Across 3 regions: stories of African feminists
Democratic, responsive and accountable forms of governance demands women’s participation and representation. While evolving political systems across Africa have been perceived to enhance women’s representation and participation in the last 5 decades, it has not necessarily fundamentally transformed women’s everyday lived realities. As a response the Heinrich Böll Foundation initiated the Engendering Leadership Project (ELP), collaboration between three HBF Africa offices, (South Africa, Nigeria, and Kenya) which aims to foster responsive political leadership, governance and accountability on furthering gender equality and a women’s empowerment agenda.
The initial objective of the project to foster learning and networking between feminist academics, activists and political actors from the 3 African countries has yielded a clearer conceptual understanding of obstacles related to the participation of women beyond the issue of numbers. A jointly developed framework links questions of access with agenda setting and accountability – all three being closely related key factors in advancing participation and engagement of women in leadership.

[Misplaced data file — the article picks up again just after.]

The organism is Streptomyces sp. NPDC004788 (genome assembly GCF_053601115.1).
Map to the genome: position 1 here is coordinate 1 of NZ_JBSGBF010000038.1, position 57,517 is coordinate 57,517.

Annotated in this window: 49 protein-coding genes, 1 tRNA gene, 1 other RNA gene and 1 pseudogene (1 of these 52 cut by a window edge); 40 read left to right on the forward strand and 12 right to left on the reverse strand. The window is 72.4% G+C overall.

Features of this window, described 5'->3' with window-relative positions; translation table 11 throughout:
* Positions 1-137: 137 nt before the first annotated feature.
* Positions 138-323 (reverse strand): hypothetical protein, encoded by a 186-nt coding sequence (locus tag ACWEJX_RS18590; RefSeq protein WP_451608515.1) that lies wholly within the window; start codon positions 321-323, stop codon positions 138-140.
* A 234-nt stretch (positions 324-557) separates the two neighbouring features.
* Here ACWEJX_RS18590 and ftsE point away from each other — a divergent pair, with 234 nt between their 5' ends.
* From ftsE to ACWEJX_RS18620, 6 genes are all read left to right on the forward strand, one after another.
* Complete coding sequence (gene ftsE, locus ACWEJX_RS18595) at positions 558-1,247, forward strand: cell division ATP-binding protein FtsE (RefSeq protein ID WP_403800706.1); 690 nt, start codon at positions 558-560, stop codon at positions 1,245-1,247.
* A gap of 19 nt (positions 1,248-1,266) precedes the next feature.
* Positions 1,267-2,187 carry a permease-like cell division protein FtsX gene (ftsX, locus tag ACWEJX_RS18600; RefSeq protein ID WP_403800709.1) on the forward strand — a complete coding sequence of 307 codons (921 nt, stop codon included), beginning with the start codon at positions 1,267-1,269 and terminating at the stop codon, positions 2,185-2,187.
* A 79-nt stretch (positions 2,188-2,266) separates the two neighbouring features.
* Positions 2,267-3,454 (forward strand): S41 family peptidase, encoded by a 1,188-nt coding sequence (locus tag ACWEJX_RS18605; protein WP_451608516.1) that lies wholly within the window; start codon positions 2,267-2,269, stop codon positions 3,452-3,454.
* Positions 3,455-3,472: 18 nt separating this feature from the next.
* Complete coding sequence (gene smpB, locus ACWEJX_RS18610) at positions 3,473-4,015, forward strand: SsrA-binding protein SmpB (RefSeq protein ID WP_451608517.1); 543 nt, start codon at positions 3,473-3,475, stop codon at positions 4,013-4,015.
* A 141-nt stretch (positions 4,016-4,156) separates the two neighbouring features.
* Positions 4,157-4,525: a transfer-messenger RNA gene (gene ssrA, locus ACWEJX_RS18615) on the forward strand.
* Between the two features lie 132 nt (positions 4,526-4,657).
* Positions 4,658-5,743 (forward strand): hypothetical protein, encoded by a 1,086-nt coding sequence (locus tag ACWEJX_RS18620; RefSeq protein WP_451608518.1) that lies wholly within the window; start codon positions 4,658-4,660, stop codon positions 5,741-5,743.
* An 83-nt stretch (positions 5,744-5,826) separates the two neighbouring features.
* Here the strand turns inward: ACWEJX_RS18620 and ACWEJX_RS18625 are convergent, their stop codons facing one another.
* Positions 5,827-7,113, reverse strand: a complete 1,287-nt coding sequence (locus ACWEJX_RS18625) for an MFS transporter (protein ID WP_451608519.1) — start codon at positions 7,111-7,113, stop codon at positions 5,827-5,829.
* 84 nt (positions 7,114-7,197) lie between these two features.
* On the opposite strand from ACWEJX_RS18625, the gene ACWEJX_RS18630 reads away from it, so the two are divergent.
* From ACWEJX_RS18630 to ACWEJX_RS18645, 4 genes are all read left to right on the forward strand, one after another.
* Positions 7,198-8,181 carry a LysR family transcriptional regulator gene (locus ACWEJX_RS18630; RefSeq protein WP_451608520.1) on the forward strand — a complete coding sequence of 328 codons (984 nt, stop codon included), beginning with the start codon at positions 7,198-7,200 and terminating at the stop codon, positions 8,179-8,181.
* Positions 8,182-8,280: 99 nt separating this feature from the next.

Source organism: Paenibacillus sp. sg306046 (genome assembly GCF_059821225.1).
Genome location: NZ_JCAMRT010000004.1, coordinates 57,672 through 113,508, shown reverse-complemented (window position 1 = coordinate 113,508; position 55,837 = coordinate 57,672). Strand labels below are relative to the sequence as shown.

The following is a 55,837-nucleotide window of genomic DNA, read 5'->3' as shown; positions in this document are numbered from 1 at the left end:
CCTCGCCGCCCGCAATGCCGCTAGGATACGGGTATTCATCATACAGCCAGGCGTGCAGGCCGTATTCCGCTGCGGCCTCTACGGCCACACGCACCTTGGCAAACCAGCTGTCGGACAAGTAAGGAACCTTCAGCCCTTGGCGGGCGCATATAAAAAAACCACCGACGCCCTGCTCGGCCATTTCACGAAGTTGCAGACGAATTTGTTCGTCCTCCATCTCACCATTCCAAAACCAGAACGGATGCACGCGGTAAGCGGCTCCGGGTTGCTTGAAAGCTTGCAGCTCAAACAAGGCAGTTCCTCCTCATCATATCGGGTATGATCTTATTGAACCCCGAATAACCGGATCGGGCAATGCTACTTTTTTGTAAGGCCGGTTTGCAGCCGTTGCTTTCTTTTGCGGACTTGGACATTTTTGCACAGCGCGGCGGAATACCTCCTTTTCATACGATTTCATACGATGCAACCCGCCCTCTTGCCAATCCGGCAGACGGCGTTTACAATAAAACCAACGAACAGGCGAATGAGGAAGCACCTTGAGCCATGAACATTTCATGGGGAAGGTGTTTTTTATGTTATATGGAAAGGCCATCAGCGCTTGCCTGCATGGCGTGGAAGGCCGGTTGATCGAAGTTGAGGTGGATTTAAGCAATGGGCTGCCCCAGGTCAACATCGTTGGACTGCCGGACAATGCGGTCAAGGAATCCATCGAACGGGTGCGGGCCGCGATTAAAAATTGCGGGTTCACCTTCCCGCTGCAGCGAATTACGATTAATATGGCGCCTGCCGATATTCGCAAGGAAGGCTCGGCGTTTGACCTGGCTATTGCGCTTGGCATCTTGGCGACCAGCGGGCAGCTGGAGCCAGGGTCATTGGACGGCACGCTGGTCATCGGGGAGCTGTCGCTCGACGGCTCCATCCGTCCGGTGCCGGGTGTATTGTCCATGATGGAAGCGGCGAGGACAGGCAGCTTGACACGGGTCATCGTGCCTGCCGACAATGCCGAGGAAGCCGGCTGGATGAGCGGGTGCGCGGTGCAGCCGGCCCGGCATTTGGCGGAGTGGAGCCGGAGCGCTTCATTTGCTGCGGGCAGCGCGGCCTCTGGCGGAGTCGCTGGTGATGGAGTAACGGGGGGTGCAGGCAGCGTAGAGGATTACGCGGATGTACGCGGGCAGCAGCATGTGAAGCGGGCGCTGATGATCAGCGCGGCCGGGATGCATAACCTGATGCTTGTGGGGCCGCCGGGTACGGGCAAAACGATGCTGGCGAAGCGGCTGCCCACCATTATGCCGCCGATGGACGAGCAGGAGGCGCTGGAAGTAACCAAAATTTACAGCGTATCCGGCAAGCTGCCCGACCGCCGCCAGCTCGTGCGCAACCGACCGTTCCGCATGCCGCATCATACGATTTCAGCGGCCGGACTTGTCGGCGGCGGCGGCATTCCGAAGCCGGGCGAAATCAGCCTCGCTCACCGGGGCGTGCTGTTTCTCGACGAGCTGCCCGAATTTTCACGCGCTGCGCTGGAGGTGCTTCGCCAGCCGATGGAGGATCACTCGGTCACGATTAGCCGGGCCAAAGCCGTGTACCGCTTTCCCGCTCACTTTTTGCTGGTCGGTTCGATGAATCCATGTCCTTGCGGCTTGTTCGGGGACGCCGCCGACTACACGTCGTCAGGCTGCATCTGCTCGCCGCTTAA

In the next phase the project will focus more directly on the contradiction between the existence of gender machineries, constitutional protections, and measures of affirmation action for women on the one hand and the slow progress in securing full rights for women on the other. The reason for this seems to be the existence of a parallel system of norms and values that is operating within society and actively works in opposition to any achievements in formal institutions. It is hence the objective of the project that “advocates for gender equality in Africa are visible and vocal in challenging interpretations of norms and values that undermine democracy and gender equality”.
In 2013, the project was supported by a part-time coordinator based in Nairobi, Kenya. It continues to build on the expertise of reference groups in each of the three participating countries. Experiences shared on challenging a rigid normative framework that undermines women’s access to power, their ability to set a women friendly agenda and stay accountable to their constituency in each of the three countries will be brought together in an African wide conference in 2013. Testimonies of women on all levels will contribute to a better understanding of the workings of deep patriarchic structures that hinder the emergence of governance that actively promotes gender equality. At the same time the project will create forums and formats for gender advocates across Africa to discuss and debate related conceptual issues and develop counter narratives that provide positive interpretations of local norms and values in support of engendered democratic governance.
"The stories of 9 African women politicians"